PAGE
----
Conserving the Moroccan Herpetofauna

The herpetofauna of Morocco is characterized by high endemism (27.6%) and species richness (at least 98 species) and is the center of diversity for some reptile genera, such as Acanthodactylus, Chalcides and Blanus. The IUCN Global Category and Criteria suggest 9.7% of Moroccan species are threatened (9.7%) and the percentage increases to 12.4% when applying Regional Category and Criteria. The Kingdom possesses the richest and most varied herpetofauna in the Maghreb and the western Mediterranean. In addition to the endemics a number of European relict species also inhabits the country. Most studies of the fauna have not been concerned with conservation. Philip de Pous and colleagues have now identified those areas with the highest species richness; proposed future important biological and ecological sites and identified priority areas. They found species richness highest in four disjunct areas: the northernmost Tingitana peninsula; the eastern Mediterranean coastline; the Atlantic coastal area; and the Middle Atlas region. And, they identified regions with moderate to locally high richness along the Middle Atlas and High Atlas Mountains and the Sahara desert. Areas with low species richness include the semi-desert plain of Marrakech and the semi-deserts east of the High Atlas. The Anti-Atlas Mountains were also identified as having low species richness.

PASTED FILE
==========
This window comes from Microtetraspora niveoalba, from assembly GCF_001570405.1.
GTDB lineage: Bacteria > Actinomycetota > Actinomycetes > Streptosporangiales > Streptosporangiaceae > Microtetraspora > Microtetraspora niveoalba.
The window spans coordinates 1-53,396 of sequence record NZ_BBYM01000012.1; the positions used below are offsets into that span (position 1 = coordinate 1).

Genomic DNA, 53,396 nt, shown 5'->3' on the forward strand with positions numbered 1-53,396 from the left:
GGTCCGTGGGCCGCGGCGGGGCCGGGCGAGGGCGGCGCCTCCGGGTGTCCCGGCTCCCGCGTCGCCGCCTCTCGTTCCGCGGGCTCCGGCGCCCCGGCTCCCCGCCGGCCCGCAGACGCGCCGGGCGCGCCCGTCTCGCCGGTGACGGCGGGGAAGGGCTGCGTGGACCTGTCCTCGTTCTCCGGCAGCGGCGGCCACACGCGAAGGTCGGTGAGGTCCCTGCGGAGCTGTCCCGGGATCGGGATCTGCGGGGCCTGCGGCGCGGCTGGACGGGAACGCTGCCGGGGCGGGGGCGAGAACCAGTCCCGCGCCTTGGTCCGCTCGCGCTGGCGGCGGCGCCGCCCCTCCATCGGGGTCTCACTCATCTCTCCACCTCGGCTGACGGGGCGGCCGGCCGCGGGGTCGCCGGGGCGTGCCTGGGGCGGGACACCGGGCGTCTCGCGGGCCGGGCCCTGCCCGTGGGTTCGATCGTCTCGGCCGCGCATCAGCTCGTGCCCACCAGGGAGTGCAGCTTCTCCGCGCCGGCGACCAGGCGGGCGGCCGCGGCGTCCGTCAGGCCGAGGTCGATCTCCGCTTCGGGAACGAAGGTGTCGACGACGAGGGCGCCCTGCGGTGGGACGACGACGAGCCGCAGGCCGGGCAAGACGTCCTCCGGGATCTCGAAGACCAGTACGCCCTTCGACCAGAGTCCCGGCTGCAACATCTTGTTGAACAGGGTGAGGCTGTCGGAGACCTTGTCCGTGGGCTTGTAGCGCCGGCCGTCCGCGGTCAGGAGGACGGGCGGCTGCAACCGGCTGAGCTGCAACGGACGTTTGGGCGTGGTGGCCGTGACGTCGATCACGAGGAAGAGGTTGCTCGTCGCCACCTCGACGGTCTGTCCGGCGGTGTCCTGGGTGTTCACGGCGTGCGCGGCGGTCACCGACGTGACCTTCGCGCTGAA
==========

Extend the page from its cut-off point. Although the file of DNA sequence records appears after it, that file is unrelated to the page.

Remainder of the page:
Pous, P. de, W. Beukema, M. Weterings, I. Dümmer and P. Geniez. 2011. Area prioritization and performance evaluation of the conservation area network for the Moroccan herpetofauna: a preliminary assessment. Biodiversity and Conservation, 20 (1): 89-118, DOI: 10.1007/s10531-010-9948-0.


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